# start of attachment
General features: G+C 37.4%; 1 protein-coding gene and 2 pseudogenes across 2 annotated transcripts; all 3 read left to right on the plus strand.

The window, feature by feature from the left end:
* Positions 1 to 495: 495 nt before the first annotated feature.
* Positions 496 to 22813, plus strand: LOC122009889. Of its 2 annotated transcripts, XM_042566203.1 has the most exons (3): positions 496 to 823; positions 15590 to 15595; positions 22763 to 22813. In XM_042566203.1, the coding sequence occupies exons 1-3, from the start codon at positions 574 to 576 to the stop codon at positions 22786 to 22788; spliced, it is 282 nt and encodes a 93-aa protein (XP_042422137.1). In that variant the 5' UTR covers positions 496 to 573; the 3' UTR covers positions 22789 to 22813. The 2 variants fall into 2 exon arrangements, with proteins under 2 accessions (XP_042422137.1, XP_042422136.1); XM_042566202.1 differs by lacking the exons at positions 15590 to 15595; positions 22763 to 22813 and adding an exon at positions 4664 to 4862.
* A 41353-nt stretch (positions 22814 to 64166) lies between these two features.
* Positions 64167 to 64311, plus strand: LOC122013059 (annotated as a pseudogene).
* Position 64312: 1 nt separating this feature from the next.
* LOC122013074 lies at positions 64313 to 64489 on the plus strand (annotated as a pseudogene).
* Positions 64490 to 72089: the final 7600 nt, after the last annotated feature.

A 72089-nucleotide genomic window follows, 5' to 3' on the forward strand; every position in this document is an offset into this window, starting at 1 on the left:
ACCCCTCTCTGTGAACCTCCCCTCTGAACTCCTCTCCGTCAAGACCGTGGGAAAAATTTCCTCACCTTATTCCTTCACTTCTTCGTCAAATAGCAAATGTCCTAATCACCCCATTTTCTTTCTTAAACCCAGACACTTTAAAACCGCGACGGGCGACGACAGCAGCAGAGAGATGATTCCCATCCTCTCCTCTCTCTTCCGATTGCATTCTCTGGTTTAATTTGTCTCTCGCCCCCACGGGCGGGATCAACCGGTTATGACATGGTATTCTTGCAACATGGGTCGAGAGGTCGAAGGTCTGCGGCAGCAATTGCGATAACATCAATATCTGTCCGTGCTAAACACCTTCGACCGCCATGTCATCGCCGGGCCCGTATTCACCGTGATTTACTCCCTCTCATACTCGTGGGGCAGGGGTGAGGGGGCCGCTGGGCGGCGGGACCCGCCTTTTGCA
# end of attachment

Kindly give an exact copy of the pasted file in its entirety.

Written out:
General features: G+C 37.4%; 1 protein-coding gene and 2 pseudogenes across 2 annotated transcripts; all 3 read left to right on the plus strand.

The window, feature by feature from the left end:
* Positions 1 to 495: 495 nt before the first annotated feature.
* Positions 496 to 22813, plus strand: LOC122009889. Of its 2 annotated transcripts, XM_042566203.1 has the most exons (3): positions 496 to 823; positions 15590 to 15595; positions 22763 to 22813. In XM_042566203.1, the coding sequence occupies exons 1-3, from the start codon at positions 574 to 576 to the stop codon at positions 22786 to 22788; spliced, it is 282 nt and encodes a 93-aa protein (XP_042422137.1). In that variant the 5' UTR covers positions 496 to 573; the 3' UTR covers positions 22789 to 22813. The 2 variants fall into 2 exon arrangements, with proteins under 2 accessions (XP_042422137.1, XP_042422136.1); XM_042566202.1 differs by lacking the exons at positions 15590 to 15595; positions 22763 to 22813 and adding an exon at positions 4664 to 4862.
* A 41353-nt stretch (positions 22814 to 64166) lies between these two features.
* Positions 64167 to 64311, plus strand: LOC122013059 (annotated as a pseudogene).
* Position 64312: 1 nt separating this feature from the next.
* LOC122013074 lies at positions 64313 to 64489 on the plus strand (annotated as a pseudogene).
* Positions 64490 to 72089: the final 7600 nt, after the last annotated feature.

A 72089-nucleotide genomic window follows, 5' to 3' on the forward strand; every position in this document is an offset into this window, starting at 1 on the left:
ACCCCTCTCTGTGAACCTCCCCTCTGAACTCCTCTCCGTCAAGACCGTGGGAAAAATTTCCTCACCTTATTCCTTCACTTCTTCGTCAAATAGCAAATGTCCTAATCACCCCATTTTCTTTCTTAAACCCAGACACTTTAAAACCGCGACGGGCGACGACAGCAGCAGAGAGATGATTCCCATCCTCTCCTCTCTCTTCCGATTGCATTCTCTGGTTTAATTTGTCTCTCGCCCCCACGGGCGGGATCAACCGGTTATGACATGGTATTCTTGCAACATGGGTCGAGAGGTCGAAGGTCTGCGGCAGCAATTGCGATAACATCAATATCTGTCCGTGCTAAACACCTTCGACCGCCATGTCATCGCCGGGCCCGTATTCACCGTGATTTACTCCCTCTCATACTCGTGGGGCAGGGGTGAGGGGGCCGCTGGGCGGCGGGACCCGCCTTTTGCA